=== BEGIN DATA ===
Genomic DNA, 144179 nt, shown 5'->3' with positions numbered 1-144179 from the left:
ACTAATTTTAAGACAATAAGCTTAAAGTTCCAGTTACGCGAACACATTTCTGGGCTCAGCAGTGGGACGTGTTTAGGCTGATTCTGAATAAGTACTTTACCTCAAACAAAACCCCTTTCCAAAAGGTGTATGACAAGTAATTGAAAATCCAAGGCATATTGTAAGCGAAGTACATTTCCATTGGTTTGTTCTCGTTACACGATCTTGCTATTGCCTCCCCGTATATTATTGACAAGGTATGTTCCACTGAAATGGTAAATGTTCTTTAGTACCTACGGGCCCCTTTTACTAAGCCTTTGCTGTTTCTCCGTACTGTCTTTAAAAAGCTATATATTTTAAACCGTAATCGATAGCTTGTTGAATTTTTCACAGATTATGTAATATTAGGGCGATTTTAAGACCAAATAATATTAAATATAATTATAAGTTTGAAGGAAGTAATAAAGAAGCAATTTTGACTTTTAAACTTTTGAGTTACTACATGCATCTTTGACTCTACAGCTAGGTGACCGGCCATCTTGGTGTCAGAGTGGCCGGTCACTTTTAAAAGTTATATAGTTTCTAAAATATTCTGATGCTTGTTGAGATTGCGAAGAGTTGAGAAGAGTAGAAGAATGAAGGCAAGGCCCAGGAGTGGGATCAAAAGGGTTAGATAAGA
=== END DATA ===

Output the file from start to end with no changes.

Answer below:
Genomic DNA, 144179 nt, shown 5'->3' with positions numbered 1-144179 from the left:
ACTAATTTTAAGACAATAAGCTTAAAGTTCCAGTTACGCGAACACATTTCTGGGCTCAGCAGTGGGACGTGTTTAGGCTGATTCTGAATAAGTACTTTACCTCAAACAAAACCCCTTTCCAAAAGGTGTATGACAAGTAATTGAAAATCCAAGGCATATTGTAAGCGAAGTACATTTCCATTGGTTTGTTCTCGTTACACGATCTTGCTATTGCCTCCCCGTATATTATTGACAAGGTATGTTCCACTGAAATGGTAAATGTTCTTTAGTACCTACGGGCCCCTTTTACTAAGCCTTTGCTGTTTCTCCGTACTGTCTTTAAAAAGCTATATATTTTAAACCGTAATCGATAGCTTGTTGAATTTTTCACAGATTATGTAATATTAGGGCGATTTTAAGACCAAATAATATTAAATATAATTATAAGTTTGAAGGAAGTAATAAAGAAGCAATTTTGACTTTTAAACTTTTGAGTTACTACATGCATCTTTGACTCTACAGCTAGGTGACCGGCCATCTTGGTGTCAGAGTGGCCGGTCACTTTTAAAAGTTATATAGTTTCTAAAATATTCTGATGCTTGTTGAGATTGCGAAGAGTTGAGAAGAGTAGAAGAATGAAGGCAAGGCCCAGGAGTGGGATCAAAAGGGTTAGATAAGA